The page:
To say I'm pumped for this method of heating water is an understatement - for years the compost-powered shower system had been on my list of awesome things to build.
Originally developed by French man, Jean Pain, the system has been replicated and adapted all over the world, including in our own region.
Basically, a coil of pipe sits inside a compost pile that feeds hot water to a shower. The water inside the pipe is heated by the natural warmth inside the compost. We got our shower water up to around 60 degrees Celsius.
We made our first compost-powered shower system for a two-week permaculture design course that we hosted at our community garden a few years ago.
While we live in a fairly moderate to cool temperate climate, others with heavy snow also do this to heat water over freezing winters. So you can drop any thoughts you might have that this will only work in a warm climate. Hot compost is hot compost, regardless of the climate.
This method is traditionally based on using mostly woodchips and water. We used aged woodchips and aged chook poo (layered fairly evenly) plus water as this is what we had available to us.
A brief introduction to 'hot compost'
Hot compost is where you arrange layers of carbon and nitrogen-rich materials like a lasagne with water in between. It needs to be at least one cubic metre for it to heat up, with the desired heat being around 60-65 degrees.
This is hot enough to kill off bad pathogens, any hotter and the good biology can suffer. For this particular system we're wanted it to get as hot as possible as heating water is our focus, not compost for the garden. However saying that, this compost will eventually be used in the local community garden.
Building your compost pile
Just like making any other hot compost system, layer your carbon and nitrogen materials to establish the footprint of the pile (about three metres in diametre) and set up the internal pipe system.
Ours consisted of four star pickets as the framework and 25mm of poly pipe tied onto it. It's recommended to use 100m of 50mm rural polypipe, but we decided to use 25mm as we could then use it easily on our property once the pile is dismantled.
If we had our time again we would use the 50mm as it drastically increases the volume of water that can be heated up at any one time in the pile.
We filled in the polypipe's centre with layers of woodchips, chook poo and water - basically a mini hot compost system to make sure it would heat up evenly like the rest of the pile.
Water is key to any hot compost working - we alternated between the sprinkler approach (having it running on top of the internal pile) to having two people stationed there with hoses, watering in each layer thoroughly. You really don't want any dry patches in your pile as this will prevent it from heating up evenly.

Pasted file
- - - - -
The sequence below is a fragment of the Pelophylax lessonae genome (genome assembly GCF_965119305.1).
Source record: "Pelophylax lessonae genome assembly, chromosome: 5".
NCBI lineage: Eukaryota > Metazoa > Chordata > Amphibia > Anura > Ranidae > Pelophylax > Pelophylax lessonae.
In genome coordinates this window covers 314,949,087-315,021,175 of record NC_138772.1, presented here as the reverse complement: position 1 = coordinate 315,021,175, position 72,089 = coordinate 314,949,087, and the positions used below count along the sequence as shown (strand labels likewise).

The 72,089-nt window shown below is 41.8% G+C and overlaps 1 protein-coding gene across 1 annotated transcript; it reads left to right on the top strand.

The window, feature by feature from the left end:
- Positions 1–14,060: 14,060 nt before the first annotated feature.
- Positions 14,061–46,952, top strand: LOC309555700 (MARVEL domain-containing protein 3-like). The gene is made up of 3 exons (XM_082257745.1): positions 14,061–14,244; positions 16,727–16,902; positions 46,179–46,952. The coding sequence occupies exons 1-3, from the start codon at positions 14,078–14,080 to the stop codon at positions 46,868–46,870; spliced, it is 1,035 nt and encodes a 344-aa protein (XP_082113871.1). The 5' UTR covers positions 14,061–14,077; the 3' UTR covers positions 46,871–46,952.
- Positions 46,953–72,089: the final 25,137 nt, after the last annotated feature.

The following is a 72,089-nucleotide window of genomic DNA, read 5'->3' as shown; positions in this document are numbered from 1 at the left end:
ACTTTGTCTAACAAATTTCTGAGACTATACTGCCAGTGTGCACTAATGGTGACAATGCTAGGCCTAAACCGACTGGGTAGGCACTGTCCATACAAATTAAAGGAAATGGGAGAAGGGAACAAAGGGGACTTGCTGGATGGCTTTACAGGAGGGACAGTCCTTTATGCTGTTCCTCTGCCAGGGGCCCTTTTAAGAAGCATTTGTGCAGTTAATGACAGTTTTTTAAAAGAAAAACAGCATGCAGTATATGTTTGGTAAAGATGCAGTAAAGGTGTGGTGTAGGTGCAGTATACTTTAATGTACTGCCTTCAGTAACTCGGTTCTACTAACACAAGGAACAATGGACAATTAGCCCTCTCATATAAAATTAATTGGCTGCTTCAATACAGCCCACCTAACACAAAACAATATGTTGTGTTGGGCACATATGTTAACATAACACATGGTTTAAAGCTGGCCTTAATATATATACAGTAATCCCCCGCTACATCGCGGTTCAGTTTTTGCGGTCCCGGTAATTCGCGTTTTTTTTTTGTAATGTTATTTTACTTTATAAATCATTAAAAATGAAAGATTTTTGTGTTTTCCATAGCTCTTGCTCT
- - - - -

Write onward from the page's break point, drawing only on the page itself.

Placing wire around the edge of your compost helps build a pile with as much volume as possible - maximising the space you have and ensuring there's plenty of mass to heat up. Only once you reach the top of the wire will the pile start to taper off into a pointing tip.
To speed up the heating process you can cover the pile with tarpaulin or any insulating layer, like straw bales.
To measure the heat at the centre of your pile, make sure to get a long thermometer stick to avoid having to dig hole in the side and compromising its heat retention capacity.
We built the shower block from timber pallets salvaged and shower bases. For privacy we covered them in sheets as it was summer time. But, if we had more time and resources it would have been preferable to make the shower stalls a bit more solid with a roof and solid door.
The stalls were located as close to the compost pile as possible so the hot water leaving the pile didn't have far to travel - meaning it wasn't going to cool down before it got to the actual shower head.
We needed to design and build a temporary greywater system to filter the water coming through the shower before it hit the neighbouring wetland.
We made a simple, safe and effective bathtub system to do this job. We lined two baths with old doona covers, filled them with coarse woodchips and ran pipes from the showers to them, using gravity to move the water where it needed to go.
The woodchips act as a filtering sponge, as water moved through them any grease and soaps were caught, meaning the water leaving the system was filtered and safe to enter the beautiful wetlands which lead straight to ocean a few hundred metres away.
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So ... did this hot water system work?
The short answer is yes, we successfully showered 30 people over two weeks, averaging around 10-15 each day (spread over the morning and evenings).
As expected, people only had short showers up to five minutes at the most - which is more then enough. The recharge wait between showers was somewhere between five to 15 minutes depending on how many people wanted to have showers.
I look forward to making our next compost shower - it's going to be a walk in the park after all the things we learned from this time round!
- Hannah Moloney and Anton Vikstrom are the founders of Good Life Permaculture, a landscape design and education enterprise regenerating land and lifestyles.